# How small is the wiki?

Recently I encountered a specialist Wiki. I pressed “random page” a few times, and got a repeat page after 5 tries. How many pages should I expect this small wiki to have?

We can compare this to the German tank problem. Note that it is different; in the tank problem we have a maximum sample (maybe like the web pages on the site were numbered), while here we have number of samples before repetition.

We can of course use Bayes theorem for this. If I get a repeat after $k$ random samples, the posterior distribution of $N$, the number of pages, is $P(N|k) = P(k|N)P(N)/P(k)$.

If I randomly sample from $N$ pages, the probability of getting a repeat on my second try is $1/N$, on my third try $2/N$, and so on: $P(k|N)=(k-1)/N$. Of course, there has to be more pages than $k-1$, otherwise a repeat must have happened before step $k$, so this is valid for $k \leq N+1$. Otherwise, $P(k|N)=0$ for $k>N+1$.

The prior $P(N)$ needs to be decided. One approach is to assume that websites have a power-law distributed number of pages. The majority are tiny, and then there are huge ones like Wikipedia; the exponent is close to 1. This gives us $P(N) = N^{-\alpha}/\zeta(\alpha)$. Note the appearance of the Riemann zeta function as a normalisation factor.

We can calculate $P(k)$ by summing over the different possible $N$: $P(k)=\sum_{N=1}^\infty P(k|N)P(N) = \frac{k-1}{\zeta(\alpha)}\sum_{N=k-1}^\infty N^{-(\alpha+1)}$ $=\frac{k-1}{\zeta(\alpha)}(\zeta(\alpha+1)-\sum_{i=1}^{k-2}i^{-(\alpha+1)})$.

Putting it all together we get $P(N|k)=N^{-(\alpha+1)}/(\zeta(\alpha+1) -\sum_{i=1}^{k-2}i^{-(\alpha+1)})$ for $N\geq k-1$. The posterior distribution of number of pages is another power-law. Note that the dependency on $k$ is rather subtle: it is in the support of the distribution, and the upper limit of the partial sum.

What about the expected number of pages in the wiki? $E(N|k)=\sum_{N=1}^\infty N P(N|k) = \sum_{N=k-1}^\infty N^{-\alpha}/(\zeta(\alpha+1) -\sum_{i=1}^{k-2}i^{-(\alpha+1)})$ $=\frac{\zeta(\alpha)-\sum_{i=1}^{k-2} i^{-\alpha}}{\zeta(\alpha+1)-\sum_{i=1}^{k-2}i^{-(\alpha+1)}}$. The expectation is the ratio of the zeta functions of $\alpha$ and $\alpha+1$, minus the first $k-2$ terms of their series.

So, what does this tell us about the wiki I started with? Assuming $\alpha=1.1$ (close to the behavior of big websites), it predicts $E(N|k)\approx 21.28$. If one assumes a higher $\alpha=2$ the number of pages would be 7 (which was close to the size of the wiki when I looked at it last night – it has grown enough today for k to equal 13 when I tried it today).

So, can we derive a useful rule of thumb for the expected number of pages? Dividing by $k$ shows that $E(N|k)$ approaches proportionality, especially for larger $\alpha$:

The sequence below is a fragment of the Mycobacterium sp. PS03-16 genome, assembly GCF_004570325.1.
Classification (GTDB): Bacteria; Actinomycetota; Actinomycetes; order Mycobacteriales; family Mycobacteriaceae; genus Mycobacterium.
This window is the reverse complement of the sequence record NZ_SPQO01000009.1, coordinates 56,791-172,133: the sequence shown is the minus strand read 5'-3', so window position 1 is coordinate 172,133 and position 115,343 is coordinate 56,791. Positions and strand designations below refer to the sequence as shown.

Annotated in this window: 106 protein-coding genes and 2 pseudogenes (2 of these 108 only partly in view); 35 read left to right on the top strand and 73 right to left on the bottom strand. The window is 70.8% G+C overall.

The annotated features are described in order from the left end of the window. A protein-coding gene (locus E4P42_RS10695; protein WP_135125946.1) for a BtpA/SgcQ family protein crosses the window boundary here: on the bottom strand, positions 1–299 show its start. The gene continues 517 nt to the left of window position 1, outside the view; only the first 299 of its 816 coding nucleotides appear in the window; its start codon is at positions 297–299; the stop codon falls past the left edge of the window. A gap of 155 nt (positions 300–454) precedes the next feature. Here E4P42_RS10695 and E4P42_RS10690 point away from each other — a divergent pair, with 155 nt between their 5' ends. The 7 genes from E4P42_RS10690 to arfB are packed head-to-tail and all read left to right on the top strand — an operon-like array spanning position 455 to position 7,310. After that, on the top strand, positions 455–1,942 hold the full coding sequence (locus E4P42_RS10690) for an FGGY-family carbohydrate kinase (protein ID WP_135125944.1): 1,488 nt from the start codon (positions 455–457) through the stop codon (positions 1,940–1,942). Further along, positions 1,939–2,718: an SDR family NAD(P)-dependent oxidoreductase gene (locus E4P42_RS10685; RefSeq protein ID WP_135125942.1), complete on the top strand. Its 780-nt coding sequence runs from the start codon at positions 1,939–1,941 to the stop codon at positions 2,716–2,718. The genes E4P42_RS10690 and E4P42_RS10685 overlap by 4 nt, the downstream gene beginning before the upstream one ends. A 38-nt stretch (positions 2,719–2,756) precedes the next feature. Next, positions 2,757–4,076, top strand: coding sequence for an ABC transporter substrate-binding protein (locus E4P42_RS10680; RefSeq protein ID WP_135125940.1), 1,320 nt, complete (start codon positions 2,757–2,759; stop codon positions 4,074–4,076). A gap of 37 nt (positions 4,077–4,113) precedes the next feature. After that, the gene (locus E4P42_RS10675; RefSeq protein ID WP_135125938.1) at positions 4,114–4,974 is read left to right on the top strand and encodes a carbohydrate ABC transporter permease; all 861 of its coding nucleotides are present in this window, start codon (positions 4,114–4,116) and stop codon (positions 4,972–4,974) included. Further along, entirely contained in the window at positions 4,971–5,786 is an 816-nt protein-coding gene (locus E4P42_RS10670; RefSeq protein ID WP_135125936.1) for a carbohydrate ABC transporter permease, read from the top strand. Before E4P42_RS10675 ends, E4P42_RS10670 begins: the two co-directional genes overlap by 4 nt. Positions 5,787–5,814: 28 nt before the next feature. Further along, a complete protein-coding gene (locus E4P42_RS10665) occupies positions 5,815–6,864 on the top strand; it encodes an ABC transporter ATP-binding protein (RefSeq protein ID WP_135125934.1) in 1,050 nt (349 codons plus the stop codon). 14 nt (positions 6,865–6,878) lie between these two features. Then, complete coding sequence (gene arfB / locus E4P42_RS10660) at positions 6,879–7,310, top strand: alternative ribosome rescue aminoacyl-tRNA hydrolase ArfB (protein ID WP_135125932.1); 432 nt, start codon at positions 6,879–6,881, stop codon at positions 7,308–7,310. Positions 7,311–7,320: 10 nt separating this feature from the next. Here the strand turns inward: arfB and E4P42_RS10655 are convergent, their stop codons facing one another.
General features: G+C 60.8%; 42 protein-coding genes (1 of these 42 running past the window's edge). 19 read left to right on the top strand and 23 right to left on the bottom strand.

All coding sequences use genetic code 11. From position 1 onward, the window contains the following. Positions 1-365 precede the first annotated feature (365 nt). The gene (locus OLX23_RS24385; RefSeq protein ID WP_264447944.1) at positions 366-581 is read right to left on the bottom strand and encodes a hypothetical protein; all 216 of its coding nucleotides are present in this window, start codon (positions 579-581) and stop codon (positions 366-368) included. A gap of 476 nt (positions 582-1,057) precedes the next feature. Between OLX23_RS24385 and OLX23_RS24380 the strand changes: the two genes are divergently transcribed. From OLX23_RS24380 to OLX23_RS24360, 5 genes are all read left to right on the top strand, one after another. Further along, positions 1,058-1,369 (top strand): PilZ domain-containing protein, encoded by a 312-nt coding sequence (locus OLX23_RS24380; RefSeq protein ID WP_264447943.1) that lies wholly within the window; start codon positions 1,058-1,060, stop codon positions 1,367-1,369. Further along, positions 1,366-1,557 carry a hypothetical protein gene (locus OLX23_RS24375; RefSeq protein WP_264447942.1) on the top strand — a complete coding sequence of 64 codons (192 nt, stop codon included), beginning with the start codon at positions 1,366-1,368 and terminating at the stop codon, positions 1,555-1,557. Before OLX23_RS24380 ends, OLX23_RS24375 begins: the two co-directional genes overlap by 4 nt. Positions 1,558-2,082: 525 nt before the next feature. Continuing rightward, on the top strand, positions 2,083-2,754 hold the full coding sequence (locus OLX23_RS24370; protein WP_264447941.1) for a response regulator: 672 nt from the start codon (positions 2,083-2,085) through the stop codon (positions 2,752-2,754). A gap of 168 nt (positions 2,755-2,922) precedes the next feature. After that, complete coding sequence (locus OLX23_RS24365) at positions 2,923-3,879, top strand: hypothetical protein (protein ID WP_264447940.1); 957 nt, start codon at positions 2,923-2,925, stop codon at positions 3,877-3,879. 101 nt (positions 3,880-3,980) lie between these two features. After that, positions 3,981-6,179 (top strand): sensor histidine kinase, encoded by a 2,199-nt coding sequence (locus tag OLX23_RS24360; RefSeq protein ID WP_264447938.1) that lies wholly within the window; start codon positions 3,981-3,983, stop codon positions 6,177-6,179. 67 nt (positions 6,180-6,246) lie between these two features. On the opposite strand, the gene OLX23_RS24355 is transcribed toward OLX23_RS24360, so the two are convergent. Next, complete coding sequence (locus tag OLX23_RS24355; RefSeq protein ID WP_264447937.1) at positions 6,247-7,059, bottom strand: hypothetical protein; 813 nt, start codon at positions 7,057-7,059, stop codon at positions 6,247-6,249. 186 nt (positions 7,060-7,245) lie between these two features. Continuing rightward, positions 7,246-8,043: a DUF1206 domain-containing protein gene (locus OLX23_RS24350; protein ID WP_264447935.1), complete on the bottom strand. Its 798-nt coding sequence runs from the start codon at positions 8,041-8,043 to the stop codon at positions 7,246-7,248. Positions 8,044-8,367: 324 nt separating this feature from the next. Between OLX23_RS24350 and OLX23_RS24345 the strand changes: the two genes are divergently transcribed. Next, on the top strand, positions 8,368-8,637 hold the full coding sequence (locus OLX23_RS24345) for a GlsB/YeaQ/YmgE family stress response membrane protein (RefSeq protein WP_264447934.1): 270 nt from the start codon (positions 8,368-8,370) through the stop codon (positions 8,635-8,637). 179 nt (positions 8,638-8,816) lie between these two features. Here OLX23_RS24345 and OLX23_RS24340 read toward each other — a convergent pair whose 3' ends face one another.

So a good rule of thumb is that if you get $k$ pages before a repeat, expect between $2k$ and $4k$ pages on the site. However, remember that we are dealing with power-laws, so the variance can be surprisingly high.

Yesterday I gave a talk at the joint Bloomberg-London Futurist meeting “The state of the future” about the future of decisionmaking. Parts were updates on my policymaking 2.0 talk (turned into this chapter), but I added a bit more about individual decisionmaking, rationality and forecasting.

The big idea of the talk: ensemble methods really work in a lot of cases. Not always, not perfectly, but they should be among the first tools to consider when trying to make a robust forecast or decision. They are Bayes’ broadsword:

## Forecasting

One of my favourite experts on forecasting is J Scott Armstrong. He has stressed the importance of evidence based forecasting, including checking how well different methods work. The general answer is: not very well, yet people keep on using them. He has been pointing this out since the 70s. It also turns out that expertise only gets you so far: expert forecasts are not very reliable either, and the accuracy levels out quickly with increasing level of expertise. One implication is that one should at least get cheap experts since they are about as good as the pricey ones. It is also known that simple models for forecasting tends to be more accurate than complex ones, especially in complex and uncertain situations (see also Haldane’s “The Dog and the Frisbee”). Another important insight is that it is often better to combine different methods than try to select the one best method.

Another classic look at prediction accuracy is Philip Tetlock’s Expert Political Judgment (2005) where he looked at policy expert predictions. They were only slightly more accurate than chance, worse than basic extrapolation algorithms, and there was a negative link to fame: high profile experts have an incentive to be interesting and dramatic, but not right. However, he noticed some difference between “hedgehogs” (people with One Big Theory) and “foxes” (people using multiple theories), with the foxes outperforming hedgehogs.

OK, so in forecasting it looks like using multiple methods, theories and data sources (including experts) is a way to get better results.

## Statistical machine learning

A standard problem in machine learning is to classify something into the right category from data, given a set of training examples. For example, given medical data such as age, sex, and blood test results, diagnose what a particular disease a patient might suffer from. The key problem is that it is non-trivial to construct a classifier that works well on data different from the training data. It can work badly on new data, even if it works perfectly on the training examples. Two classifiers that perform equally well during training may perform very differently in real life, or even for different data.